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Research Papers

Silicone-Based Tissue-Mimicking Phantom for Needle Insertion Simulation

[+] Author and Article Information
Yancheng Wang

Department of Mechanical Engineering,
University of Michigan,
Ann Arbor, MI 48109
e-mail: yancwang@umich.edu

Bruce L. Tai

Department of Mechanical Engineering,
University of Michigan,
Ann Arbor, MI 48109
e-mail: ljtai@umich.edu

Hongwei Yu

Department of Mechanical Engineering,
University of Michigan,
Ann Arbor, MI 48109
e-mail: yhongwei@umich.edu

Albert J. Shih

Department of Mechanical Engineering,
University of Michigan,
Ann Arbor, MI 48109;
Department of Biomedical Engineering,
University of Michigan,
Ann Arbor, MI 48109
e-mail: shiha@umich.edu

Manuscript received February 27, 2013; final manuscript received January 6, 2014; published online March 7, 2014. Assoc. Editor: Carl A. Nelson.

J. Med. Devices 8(2), 021001 (Mar 07, 2014) (7 pages) Paper No: MED-13-1020; doi: 10.1115/1.4026508 History: Received February 27, 2013; Revised January 06, 2014

Silicone-based tissue-mimicking phantom is widely used as a surrogate of tissue for clinical simulators, allowing clinicians to practice medical procedures and researchers to study the performance of medical devices. This study investigates using the mineral oil in room-temperature vulcanizing silicone to create the desired mechanical properties and needle insertion characteristics of a tissue-mimicking phantom. Silicone samples mixed with 0, 20, 30, and 40 wt. % mineral oil were fabricated for indentation and needle insertion tests and compared to four types of porcine tissues (liver, muscle with the fiber perpendicular or parallel to the needle, and fat). The results demonstrated that the elastic modulus and needle insertion force of the phantom both decrease with an increasing concentration of mineral oil. Use of the mineral oil in silicone could effectively tailor the elastic modulus and needle insertion force to mimic the soft tissue. The silicone mixed with 40 wt. % mineral oil was found to be the best tissue-mimicking phantom and can be utilized for needle-based medical procedures.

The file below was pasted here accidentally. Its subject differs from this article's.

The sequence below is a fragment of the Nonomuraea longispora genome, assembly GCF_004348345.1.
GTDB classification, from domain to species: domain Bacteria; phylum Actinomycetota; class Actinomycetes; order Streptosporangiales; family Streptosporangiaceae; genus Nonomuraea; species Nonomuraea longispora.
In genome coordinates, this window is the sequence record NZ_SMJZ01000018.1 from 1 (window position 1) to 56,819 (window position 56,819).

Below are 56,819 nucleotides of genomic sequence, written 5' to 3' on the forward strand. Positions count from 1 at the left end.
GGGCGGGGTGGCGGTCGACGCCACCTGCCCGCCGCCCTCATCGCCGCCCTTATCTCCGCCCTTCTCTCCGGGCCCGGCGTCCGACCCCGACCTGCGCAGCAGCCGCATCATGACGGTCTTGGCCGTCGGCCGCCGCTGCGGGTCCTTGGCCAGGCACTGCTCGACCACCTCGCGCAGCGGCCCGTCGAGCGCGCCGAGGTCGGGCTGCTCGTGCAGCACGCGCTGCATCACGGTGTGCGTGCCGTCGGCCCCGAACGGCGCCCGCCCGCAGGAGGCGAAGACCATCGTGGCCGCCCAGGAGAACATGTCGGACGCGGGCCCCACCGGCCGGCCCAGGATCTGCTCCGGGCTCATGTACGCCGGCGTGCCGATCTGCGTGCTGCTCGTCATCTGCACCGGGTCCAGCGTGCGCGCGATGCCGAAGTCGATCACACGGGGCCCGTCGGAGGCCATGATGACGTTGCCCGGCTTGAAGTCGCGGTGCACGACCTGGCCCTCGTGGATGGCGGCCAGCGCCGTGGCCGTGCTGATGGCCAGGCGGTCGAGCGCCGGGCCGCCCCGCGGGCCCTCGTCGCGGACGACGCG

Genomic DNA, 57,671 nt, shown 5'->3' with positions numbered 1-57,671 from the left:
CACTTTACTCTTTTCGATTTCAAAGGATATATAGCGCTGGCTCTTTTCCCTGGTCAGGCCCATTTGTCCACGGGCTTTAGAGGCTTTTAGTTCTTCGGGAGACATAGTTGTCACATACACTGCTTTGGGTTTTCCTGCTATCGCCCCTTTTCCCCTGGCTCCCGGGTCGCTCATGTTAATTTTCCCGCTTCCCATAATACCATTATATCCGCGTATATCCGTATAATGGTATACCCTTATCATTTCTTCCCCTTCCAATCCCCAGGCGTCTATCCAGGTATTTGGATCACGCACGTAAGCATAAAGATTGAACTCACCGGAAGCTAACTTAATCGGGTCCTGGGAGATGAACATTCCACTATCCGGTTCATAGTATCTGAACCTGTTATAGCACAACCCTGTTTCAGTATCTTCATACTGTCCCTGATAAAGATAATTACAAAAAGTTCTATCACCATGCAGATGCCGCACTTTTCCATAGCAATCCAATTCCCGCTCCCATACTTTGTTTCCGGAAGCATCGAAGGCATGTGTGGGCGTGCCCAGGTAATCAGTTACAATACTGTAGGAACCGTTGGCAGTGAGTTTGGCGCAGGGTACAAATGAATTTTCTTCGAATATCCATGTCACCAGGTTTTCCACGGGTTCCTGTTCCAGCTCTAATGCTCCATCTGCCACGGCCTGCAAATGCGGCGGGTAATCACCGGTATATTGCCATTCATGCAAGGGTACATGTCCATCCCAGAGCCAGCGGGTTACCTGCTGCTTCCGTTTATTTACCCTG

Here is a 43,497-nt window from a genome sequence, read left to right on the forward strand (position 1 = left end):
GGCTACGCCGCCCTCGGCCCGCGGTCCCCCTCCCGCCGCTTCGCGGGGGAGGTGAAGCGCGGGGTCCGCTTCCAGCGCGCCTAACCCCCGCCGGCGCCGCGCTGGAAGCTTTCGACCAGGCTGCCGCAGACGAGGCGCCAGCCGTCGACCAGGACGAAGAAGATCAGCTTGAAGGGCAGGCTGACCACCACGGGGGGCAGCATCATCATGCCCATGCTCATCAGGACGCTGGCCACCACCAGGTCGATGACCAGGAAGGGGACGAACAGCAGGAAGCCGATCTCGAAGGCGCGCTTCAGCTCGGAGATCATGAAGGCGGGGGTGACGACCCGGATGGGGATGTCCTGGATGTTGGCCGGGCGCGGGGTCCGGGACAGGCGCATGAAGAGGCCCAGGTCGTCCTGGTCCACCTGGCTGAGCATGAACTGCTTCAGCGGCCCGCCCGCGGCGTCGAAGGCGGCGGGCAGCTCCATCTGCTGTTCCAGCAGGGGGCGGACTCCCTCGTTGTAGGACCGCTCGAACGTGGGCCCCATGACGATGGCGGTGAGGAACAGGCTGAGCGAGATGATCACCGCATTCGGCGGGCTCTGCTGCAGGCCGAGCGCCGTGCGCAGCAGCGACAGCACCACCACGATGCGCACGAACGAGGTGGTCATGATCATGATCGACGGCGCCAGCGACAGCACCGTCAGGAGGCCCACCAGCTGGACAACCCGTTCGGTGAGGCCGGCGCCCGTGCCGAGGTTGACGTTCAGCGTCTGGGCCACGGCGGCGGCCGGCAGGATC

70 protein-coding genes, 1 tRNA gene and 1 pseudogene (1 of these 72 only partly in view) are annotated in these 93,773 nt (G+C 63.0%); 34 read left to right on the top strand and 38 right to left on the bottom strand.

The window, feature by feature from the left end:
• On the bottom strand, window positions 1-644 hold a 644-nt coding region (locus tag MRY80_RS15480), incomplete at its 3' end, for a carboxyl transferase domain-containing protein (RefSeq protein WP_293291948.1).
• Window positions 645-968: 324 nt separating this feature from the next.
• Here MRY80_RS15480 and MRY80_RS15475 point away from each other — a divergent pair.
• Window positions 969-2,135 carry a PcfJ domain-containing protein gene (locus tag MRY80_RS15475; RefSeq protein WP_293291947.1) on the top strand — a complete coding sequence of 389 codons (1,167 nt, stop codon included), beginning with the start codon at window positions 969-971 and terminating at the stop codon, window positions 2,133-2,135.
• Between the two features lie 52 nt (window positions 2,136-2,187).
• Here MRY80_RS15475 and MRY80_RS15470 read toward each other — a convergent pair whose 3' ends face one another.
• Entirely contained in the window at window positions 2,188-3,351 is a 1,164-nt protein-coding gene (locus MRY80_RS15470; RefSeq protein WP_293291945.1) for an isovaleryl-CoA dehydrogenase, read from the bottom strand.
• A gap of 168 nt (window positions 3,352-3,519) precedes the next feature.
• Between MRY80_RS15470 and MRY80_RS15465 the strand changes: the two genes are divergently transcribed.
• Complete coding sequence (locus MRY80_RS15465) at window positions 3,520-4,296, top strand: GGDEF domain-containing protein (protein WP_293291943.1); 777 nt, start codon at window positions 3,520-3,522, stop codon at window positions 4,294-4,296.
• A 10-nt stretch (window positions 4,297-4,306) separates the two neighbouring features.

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Figures

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Fig. 1

Molding of the TM silicone phantom: (a) plastic mold, (b) mold internal geometry, (c) silicone phantom in the mold, and (d) a silicone phantom specimen after molding

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Fig. 2

Indentation test for elastic modulus measurements: (a) before indenter compression, (b) close up view of the indenter of the durometer, and (c) after indenter compression

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Fig. 3

Needle insertion test experimental setup: (a) overview, (b) close up view of the trocar tip and the silicone specimen, and (c) shape of the specimen holder and specimen

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Fig. 4

Test specimens in the holder (a) muscle perpendicular to the fiber, (b) silicone specimen, and (c) schematic view of the six needle insertion positions in the specimen holder

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Fig. 5

Needle insertion forces for silicone with 0% mineral oil

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Fig. 6

Needle insertion force versus time for four silicone specimen with: (a) 0, (b) 20, (c) 30, and (d) 40 wt. % mineral oil

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Fig. 7

Needle insertion force versus time for four types of porcine soft tissue: (a) fat, (b) muscle perpendicular to the fiber, (c) muscle parallel to the fiber, and (d) liver

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Fig. 8

Average and standard deviation of the force components of (a) silicone specimens, and (b) porcine ex vivo tissues for six repeated needle insertion

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Fig. 9

The degradation of (a) forward, and (b) backward friction forces throughout five phases for six repeated needle insertion

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